That’s a “system doesn’t matter” approach to gaming. As both a game designer and as a player, I find that to be uninteresting and unproductive.

      – Ryan

    • Ryan Macklin says:

      I also realized another part of this is: “let’s treat this situation that is neither a success or failure like a failure.” That means “ties = success” is in the same “uninteresting from a design perspective” camp, but at least it’s not a whiff note in play (for those games where failure = whiff and move on).

      – Ryan

  5. I agree. Having the defender win every tie *IS* boring! Sometimes it’s fun to put a player character on the loosing side and let him get his ass whipped. This is expecially poignant when said player character started a stupid fight to begin with. Proving that just cause that character is an NPC doesn’t mean he can’t kick butt too. : )

    • Ryan Macklin says:

      That depends on the game as well. Some games are entirely about fights, like old-school D&D and whatever. In which case, they’re supposed to pick fights. :)

      But yes, beat management (which is what you’re talking about) is a thing. It’s not this thing, though.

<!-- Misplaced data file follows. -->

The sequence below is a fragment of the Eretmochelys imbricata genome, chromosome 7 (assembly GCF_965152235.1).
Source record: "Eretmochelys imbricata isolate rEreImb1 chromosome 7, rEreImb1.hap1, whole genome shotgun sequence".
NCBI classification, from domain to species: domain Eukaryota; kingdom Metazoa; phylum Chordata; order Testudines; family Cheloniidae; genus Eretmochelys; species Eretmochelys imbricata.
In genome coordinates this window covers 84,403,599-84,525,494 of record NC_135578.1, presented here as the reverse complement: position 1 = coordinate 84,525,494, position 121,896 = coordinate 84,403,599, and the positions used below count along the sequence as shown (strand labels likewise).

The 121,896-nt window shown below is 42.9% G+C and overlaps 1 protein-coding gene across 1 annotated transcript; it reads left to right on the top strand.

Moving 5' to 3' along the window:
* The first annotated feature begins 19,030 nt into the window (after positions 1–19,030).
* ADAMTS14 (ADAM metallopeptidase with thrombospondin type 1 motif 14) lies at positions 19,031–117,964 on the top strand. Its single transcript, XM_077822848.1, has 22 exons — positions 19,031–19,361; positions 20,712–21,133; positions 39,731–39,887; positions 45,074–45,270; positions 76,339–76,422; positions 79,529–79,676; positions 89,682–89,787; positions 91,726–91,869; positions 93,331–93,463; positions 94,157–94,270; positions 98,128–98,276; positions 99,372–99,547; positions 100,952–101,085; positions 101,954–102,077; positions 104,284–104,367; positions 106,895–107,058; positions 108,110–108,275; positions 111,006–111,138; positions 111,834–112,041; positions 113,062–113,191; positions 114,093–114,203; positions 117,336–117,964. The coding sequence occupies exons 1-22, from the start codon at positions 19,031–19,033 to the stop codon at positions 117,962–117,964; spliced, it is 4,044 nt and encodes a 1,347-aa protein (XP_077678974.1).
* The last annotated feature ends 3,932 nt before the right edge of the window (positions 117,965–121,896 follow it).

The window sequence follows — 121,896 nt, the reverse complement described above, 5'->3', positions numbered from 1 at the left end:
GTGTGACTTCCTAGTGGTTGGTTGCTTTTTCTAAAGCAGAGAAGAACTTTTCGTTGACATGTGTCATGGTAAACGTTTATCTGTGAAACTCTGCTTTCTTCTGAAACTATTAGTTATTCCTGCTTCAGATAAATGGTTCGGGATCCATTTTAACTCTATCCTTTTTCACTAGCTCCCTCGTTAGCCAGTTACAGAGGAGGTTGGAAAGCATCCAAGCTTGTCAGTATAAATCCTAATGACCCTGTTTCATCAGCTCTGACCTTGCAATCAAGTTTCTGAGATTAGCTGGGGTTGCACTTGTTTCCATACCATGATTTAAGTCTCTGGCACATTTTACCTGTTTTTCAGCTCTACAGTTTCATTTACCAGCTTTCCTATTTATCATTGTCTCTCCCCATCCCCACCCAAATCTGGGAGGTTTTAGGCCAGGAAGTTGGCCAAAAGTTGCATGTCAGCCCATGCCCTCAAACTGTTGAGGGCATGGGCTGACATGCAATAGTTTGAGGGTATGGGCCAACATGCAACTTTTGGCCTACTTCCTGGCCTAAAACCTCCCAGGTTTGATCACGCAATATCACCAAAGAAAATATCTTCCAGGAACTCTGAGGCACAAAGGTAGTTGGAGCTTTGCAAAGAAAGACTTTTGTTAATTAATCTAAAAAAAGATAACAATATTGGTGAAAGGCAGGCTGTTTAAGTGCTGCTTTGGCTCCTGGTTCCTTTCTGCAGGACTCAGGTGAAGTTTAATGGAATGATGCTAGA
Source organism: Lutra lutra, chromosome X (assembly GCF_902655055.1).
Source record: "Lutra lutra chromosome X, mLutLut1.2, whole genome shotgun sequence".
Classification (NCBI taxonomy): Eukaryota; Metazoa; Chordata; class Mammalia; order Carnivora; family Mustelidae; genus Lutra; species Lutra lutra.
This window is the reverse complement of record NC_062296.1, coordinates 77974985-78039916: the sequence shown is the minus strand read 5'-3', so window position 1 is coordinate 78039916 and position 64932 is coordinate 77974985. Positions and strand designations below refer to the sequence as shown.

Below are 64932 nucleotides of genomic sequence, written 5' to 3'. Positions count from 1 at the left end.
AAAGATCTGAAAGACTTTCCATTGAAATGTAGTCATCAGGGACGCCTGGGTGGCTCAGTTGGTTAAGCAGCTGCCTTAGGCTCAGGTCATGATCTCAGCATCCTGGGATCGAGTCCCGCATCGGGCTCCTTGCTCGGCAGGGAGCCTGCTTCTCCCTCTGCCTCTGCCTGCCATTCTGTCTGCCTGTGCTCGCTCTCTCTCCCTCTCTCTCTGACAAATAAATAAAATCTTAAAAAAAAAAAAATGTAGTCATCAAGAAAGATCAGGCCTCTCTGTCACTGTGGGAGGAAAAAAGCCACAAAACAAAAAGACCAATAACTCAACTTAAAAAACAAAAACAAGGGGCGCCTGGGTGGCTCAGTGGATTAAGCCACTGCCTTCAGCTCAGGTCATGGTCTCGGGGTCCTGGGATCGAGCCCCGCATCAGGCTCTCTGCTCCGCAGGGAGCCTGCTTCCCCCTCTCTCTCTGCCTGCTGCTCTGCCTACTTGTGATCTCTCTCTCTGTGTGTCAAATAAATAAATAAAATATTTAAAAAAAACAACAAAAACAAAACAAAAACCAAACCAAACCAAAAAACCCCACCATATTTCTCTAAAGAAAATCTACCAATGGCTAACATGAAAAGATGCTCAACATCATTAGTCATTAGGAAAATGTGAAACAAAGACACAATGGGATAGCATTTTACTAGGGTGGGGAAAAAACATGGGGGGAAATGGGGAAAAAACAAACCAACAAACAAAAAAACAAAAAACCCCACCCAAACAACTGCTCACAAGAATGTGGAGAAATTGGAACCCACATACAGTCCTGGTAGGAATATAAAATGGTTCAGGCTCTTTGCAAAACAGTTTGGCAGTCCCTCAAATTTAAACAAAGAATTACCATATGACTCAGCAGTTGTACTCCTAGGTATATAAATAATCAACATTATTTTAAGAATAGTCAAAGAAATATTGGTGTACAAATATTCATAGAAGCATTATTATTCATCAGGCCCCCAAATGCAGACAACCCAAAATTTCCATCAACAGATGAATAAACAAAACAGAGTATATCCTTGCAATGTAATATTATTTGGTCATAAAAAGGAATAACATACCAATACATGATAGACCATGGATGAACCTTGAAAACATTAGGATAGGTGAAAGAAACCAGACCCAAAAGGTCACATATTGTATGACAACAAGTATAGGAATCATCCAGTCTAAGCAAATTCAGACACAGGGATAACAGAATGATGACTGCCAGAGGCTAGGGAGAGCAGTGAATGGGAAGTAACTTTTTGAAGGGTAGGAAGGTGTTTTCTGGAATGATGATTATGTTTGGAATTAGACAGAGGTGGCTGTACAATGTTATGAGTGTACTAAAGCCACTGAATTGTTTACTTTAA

– Ryan

  6. Joel says:

    Interesting! I’ve always tended to assume, intellectually, that the defender winning ties is best because the deck’s already stacked against them–the mere fact that they’re defending means they’re in the worst position in that moment, with the highest risk. And odds of an attack hitting are usually better than 50/50. But experientially, I’ve found that as Tracy says, the frustration at taking action and having nothing happen is far more overwhelming (and frequent) than any frustration felt at someone else taking action against me and having it succeed. When playing D&D 3E the fact that you only had to EQUAL the target number to hit was a great comfort; those times when a “tie” comes up and the attack hits (especially in the early days of play when we were still learning the rules) had a powerful effect in reinforcing the idea that we had effective characters who could DO SHIT.